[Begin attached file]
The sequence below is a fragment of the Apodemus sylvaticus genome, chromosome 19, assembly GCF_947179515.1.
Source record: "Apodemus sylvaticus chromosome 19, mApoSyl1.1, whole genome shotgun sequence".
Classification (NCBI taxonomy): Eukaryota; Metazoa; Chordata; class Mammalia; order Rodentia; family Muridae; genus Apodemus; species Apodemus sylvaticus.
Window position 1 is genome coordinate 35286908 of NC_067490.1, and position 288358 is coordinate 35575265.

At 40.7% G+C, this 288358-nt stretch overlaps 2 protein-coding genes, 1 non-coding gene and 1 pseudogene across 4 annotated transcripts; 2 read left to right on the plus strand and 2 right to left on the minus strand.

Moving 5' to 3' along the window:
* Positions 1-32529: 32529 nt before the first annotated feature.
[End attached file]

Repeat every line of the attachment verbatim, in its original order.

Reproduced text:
The sequence below is a fragment of the Apodemus sylvaticus genome, chromosome 19, assembly GCF_947179515.1.
Source record: "Apodemus sylvaticus chromosome 19, mApoSyl1.1, whole genome shotgun sequence".
Classification (NCBI taxonomy): Eukaryota; Metazoa; Chordata; class Mammalia; order Rodentia; family Muridae; genus Apodemus; species Apodemus sylvaticus.
Window position 1 is genome coordinate 35286908 of NC_067490.1, and position 288358 is coordinate 35575265.

At 40.7% G+C, this 288358-nt stretch overlaps 2 protein-coding genes, 1 non-coding gene and 1 pseudogene across 4 annotated transcripts; 2 read left to right on the plus strand and 2 right to left on the minus strand.

Moving 5' to 3' along the window:
* Positions 1-32529: 32529 nt before the first annotated feature.